Americus-- March 1st-- It's a day that will go down in history in Americus. A history-making tornado ripped through the city and destroyed or damaged hundreds of homes and businesses. Many historic buildings were in the path of the storm.
FEMA says they'll now step in to make sure history is preserved in areas hit by severe tornadoes. That's welcome news for people in Americus. They're still working to erase and replace what was done two months ago.
You can still hear the sounds of recovery in Americus. Beneath now clear skies and sunshine, contractors work to rehabilitate historic homes in the heart of the Americus historic district. They took a severe hit March 1st.
"It was just total amazement," said Kent Sole.
Homes weren't the only things damaged. Buildings like the old Rees Park School took a heavy blow as well. Windows are now boarded up in the front. The back shows even more devastation.
"It is really a shambles," said Sole. Americus Historic Preservation Commission Chairman Kent Sole knows a little about history. He spends his time making sure that history is upheld in the appearance of those homes in the city.
"It'll be years before we have everything back in order," said Sole. In Rees Park, trees are gone and a gazebo sits in the middle of the damage. It used to stand about 20 feet. It was ripped away but there's a hope that not all was lost in the storm.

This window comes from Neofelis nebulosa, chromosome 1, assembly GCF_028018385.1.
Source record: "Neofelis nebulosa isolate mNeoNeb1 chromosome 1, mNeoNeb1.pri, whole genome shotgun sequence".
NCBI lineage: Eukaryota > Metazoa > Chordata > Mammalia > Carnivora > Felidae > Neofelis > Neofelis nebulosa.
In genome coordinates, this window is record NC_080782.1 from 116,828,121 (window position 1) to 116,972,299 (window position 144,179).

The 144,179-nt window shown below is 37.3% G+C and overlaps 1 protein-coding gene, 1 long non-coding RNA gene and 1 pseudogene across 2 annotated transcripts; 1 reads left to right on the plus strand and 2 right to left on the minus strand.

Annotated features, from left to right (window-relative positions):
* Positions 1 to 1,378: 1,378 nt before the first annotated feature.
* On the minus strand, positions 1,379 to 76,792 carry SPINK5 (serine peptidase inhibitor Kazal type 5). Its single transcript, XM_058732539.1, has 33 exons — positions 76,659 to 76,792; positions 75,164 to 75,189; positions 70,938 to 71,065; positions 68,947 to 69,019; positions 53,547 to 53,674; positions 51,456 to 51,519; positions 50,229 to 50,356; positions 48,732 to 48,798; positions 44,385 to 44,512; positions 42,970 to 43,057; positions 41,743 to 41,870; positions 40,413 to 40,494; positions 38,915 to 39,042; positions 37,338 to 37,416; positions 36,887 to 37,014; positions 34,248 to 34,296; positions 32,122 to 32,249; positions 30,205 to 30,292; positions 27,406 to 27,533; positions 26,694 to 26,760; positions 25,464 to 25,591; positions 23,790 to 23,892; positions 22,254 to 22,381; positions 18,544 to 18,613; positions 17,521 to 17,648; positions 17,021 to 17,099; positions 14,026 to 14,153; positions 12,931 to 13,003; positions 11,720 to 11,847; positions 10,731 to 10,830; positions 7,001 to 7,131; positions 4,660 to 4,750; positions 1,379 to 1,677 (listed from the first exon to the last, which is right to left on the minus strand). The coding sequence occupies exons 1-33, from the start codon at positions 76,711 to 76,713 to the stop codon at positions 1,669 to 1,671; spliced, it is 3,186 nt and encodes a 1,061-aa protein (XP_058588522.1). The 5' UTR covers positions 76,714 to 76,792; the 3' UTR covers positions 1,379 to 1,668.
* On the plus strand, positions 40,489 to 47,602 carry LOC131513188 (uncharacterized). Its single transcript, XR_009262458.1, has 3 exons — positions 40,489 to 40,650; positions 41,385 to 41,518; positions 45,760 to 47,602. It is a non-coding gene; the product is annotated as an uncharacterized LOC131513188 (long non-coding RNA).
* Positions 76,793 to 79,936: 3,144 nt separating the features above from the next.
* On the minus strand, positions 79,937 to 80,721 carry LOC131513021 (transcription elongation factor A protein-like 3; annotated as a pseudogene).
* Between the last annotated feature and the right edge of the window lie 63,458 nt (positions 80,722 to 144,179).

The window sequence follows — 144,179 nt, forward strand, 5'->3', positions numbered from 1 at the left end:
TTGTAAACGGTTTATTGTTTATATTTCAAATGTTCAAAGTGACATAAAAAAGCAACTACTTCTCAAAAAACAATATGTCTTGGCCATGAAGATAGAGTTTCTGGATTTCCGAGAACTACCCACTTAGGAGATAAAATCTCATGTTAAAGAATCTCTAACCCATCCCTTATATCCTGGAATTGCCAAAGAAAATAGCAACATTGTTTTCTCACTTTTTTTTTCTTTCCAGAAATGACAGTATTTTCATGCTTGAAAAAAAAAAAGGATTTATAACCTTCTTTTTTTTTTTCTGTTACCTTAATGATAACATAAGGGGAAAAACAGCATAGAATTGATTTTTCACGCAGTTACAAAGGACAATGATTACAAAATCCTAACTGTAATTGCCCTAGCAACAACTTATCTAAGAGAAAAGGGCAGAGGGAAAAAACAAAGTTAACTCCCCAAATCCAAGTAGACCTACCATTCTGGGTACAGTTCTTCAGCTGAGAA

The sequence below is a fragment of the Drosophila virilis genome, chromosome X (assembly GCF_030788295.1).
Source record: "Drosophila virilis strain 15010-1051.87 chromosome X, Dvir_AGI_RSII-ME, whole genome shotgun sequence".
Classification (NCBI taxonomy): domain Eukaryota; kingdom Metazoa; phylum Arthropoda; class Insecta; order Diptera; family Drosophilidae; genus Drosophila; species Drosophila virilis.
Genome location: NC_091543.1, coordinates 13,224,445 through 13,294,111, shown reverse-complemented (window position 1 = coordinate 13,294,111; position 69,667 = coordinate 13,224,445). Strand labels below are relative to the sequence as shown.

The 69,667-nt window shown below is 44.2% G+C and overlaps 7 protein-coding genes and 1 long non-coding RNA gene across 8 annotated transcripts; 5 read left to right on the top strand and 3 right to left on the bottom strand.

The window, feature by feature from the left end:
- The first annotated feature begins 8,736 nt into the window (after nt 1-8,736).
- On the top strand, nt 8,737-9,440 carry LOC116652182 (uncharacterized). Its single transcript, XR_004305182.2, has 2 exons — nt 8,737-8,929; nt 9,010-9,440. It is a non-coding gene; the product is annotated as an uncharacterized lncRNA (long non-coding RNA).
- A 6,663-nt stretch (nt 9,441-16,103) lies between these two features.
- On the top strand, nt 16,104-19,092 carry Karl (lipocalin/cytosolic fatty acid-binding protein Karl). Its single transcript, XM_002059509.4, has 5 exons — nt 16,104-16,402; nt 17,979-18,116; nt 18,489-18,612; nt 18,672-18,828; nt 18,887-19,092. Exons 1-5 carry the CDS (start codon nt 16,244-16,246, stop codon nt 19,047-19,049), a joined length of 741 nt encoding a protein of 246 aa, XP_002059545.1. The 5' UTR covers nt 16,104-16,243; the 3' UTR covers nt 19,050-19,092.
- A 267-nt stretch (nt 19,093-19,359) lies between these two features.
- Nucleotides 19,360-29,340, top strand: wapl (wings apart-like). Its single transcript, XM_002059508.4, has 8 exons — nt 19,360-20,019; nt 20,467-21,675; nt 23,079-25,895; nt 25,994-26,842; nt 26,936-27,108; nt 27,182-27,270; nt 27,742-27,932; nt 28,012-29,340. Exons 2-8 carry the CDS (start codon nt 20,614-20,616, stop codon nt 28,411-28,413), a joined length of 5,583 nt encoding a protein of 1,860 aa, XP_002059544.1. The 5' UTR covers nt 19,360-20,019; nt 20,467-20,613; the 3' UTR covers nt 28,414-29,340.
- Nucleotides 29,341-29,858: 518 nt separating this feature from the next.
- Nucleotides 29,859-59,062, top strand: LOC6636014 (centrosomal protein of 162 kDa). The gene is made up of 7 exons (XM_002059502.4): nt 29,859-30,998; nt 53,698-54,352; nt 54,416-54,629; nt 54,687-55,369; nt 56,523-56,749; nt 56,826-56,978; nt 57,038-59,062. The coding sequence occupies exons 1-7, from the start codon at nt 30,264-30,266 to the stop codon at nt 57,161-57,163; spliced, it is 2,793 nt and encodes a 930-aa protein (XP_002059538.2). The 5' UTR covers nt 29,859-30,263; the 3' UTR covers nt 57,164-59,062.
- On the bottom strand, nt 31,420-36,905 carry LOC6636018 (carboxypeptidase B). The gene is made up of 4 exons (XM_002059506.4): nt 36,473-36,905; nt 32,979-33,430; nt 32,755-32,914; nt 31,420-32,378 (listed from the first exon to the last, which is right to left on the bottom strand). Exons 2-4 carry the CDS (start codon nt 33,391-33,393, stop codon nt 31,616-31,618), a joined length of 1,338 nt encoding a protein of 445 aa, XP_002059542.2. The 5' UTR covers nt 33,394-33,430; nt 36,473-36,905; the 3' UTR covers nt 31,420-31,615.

"We would like to get the historic district back to the way it was," said Sole. One piece to recovery would be making the Old Rees Park school look brand new. "It just depends on how much money is available as to what you can do," said Sole.
That help may soon be on the way. FEMA announced that the school is one of about ten historic buildings they will help preserve. That's good news as progress continues.
"With what I see right now, things certainly look a lot better," said Sole. Homes in the historic district are slowly coming along and soon the recovery sounds will be replaced with the sounds of people returning home.
Kent Sole says they haven't heard anything definite from FEMA about how they'll help preserve the school. There are still talks about what will be done with the school. That includes just preserving the facade or restoring the entire school. Before the tornado hit, repairs were already being made to the school using local sales tax money.